This distinction between swing voter and base turnout swing states is the concept that I am bringing into this analysis.
The 2012 Underlying Political Terrain
All the states not mentioned are "lean" and "strong" states for each side: if one side is winning lean states from the other side, then its not a close election, but is moving toward landslide territory, and if they pick up any base states, then it is a landslide:
- The Republican Base for 140 electoral votes is Alaska, Arkansas, Alabama, Idaho, Kansas, Kentucky, Louisiana, Mississippi, Nebraska, North Dakota, Oklahoma, South Carolina, South Dakota, Tennessee, Texas, Utah, West Virginia and Wyoming.
- The Lean GOP states, adding 51 votes for 191 electoral votes, are Arizona, Indiana, Georgia, Missouri, and Montana
- The Democratic Base is 149 electoral votes: California, Connecticut, DC, Delaware, Hawaii, Illinois, Massachusetts, Maryland, New York, Rhode Island and Vermont
- The "Lean Dem" states, adding 37 for 186 electoral votes are Maine, New Jersey, Oregon, and Washington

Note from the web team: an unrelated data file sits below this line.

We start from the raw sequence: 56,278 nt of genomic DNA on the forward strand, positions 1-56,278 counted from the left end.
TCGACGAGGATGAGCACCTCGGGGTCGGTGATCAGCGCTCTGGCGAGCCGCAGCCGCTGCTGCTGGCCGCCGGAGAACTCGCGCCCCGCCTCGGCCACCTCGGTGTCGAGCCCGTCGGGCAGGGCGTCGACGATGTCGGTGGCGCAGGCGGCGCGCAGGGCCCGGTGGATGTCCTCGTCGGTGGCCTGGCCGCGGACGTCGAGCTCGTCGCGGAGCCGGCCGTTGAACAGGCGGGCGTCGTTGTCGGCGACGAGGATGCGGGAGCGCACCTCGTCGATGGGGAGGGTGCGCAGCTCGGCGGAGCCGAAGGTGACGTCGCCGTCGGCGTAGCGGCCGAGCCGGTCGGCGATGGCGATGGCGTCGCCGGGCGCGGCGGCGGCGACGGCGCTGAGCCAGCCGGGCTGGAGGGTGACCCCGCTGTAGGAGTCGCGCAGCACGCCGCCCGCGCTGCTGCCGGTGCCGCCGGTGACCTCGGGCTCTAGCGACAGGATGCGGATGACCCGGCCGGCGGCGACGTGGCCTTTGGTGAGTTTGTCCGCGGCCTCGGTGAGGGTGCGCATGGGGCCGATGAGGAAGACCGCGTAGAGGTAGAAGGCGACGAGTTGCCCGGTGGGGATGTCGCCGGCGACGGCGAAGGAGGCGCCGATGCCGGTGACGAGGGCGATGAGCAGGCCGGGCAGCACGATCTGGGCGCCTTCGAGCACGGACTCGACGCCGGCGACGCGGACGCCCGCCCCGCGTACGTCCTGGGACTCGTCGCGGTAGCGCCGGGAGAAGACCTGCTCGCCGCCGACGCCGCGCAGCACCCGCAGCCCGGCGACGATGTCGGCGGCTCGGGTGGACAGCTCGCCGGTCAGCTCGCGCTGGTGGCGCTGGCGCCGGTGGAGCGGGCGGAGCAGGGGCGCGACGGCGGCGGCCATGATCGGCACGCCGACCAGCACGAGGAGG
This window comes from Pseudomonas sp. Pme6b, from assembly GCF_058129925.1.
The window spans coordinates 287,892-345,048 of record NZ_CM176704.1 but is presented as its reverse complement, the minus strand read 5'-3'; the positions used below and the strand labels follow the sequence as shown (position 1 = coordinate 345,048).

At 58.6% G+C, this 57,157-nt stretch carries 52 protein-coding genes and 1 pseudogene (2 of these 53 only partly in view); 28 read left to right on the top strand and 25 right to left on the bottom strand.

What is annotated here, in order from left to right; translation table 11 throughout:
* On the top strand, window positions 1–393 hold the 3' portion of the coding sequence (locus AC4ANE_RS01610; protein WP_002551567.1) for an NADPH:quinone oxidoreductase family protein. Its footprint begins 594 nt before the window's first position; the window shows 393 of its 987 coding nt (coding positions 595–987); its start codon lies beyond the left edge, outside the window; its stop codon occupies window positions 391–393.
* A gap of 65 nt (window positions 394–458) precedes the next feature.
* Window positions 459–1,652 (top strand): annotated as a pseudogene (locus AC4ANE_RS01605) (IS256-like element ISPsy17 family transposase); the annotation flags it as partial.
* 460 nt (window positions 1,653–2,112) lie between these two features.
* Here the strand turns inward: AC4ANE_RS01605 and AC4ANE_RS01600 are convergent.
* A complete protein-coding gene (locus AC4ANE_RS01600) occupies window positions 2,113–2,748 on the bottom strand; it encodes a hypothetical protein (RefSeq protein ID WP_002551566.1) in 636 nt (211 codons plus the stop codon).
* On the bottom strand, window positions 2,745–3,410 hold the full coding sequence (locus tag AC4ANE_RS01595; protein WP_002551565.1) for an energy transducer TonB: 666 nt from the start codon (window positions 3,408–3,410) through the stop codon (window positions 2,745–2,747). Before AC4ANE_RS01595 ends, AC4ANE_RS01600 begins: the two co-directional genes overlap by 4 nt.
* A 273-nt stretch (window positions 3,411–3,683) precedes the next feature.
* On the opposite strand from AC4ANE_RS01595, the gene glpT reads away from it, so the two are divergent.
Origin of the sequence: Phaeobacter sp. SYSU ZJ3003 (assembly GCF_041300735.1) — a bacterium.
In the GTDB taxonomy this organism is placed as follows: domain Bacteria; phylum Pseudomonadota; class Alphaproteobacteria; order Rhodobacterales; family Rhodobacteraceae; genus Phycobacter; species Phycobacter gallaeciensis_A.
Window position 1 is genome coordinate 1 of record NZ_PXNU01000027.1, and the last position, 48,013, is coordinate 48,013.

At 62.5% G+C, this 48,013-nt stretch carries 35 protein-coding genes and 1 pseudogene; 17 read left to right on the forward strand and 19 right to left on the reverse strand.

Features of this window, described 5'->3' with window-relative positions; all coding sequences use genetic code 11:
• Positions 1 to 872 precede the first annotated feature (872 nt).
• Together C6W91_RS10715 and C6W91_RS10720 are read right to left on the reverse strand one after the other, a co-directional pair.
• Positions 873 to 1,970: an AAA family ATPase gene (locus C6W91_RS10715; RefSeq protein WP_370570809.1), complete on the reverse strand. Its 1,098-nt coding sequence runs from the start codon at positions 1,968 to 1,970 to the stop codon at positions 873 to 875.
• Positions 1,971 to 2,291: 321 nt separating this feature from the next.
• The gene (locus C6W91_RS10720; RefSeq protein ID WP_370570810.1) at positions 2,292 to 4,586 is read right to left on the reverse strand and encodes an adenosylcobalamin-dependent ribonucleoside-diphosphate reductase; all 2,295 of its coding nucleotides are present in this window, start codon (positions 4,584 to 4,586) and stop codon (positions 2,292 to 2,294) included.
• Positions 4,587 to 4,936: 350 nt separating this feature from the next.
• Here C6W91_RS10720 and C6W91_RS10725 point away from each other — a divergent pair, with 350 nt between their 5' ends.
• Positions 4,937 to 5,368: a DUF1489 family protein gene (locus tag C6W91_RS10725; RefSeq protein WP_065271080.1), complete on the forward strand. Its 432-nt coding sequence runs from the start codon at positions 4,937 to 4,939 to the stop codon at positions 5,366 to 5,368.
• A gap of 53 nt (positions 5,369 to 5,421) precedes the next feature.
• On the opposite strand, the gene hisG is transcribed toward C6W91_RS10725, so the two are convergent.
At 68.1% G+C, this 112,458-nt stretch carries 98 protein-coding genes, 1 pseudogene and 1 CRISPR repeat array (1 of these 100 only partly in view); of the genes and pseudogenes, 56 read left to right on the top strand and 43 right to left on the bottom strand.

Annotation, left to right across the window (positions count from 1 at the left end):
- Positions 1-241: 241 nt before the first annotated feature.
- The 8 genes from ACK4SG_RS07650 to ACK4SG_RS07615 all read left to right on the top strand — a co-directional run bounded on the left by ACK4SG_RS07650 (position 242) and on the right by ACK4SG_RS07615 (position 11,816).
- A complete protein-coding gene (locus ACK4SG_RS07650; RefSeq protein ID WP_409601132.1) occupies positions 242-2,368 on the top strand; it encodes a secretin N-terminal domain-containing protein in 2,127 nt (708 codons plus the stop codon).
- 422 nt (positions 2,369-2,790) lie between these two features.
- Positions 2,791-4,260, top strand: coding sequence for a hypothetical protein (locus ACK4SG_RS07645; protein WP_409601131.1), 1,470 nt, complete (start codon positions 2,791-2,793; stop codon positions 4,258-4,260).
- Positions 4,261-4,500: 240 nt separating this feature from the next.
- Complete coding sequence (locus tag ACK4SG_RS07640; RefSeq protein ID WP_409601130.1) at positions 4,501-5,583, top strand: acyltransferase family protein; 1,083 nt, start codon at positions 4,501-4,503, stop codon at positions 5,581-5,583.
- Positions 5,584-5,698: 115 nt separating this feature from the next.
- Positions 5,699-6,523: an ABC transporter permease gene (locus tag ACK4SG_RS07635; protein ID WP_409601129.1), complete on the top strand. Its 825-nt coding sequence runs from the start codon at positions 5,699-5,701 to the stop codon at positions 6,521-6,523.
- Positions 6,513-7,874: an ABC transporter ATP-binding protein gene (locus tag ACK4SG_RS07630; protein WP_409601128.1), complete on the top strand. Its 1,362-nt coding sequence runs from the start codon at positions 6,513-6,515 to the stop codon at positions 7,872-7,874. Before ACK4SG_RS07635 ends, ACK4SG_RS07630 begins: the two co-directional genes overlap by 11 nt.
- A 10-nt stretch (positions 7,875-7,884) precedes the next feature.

I've used the site 270towin to illustrate the Base versus Base electoral map, GOP 140 vs Dem 149. The current electoral terrain is, however, slightly tilted to the GOP with Base+Lean favoring the GOP 191 to 186. However, because of Romney's "Latino problem", NM is not considered in play at the Presidential level, so taking it off the swing state list, that set of swing states puts Obama at 191 and Romney at 191, each needing 79.
So, now I line up the states in order of Nate Silver's current projected likelihood of the incumbent President winning the state. Note that this is not the project margin, but the likelihood that the margin is 50%+1.
Lining those up in terms of the 538's model of the likelihood of a win of that state in November,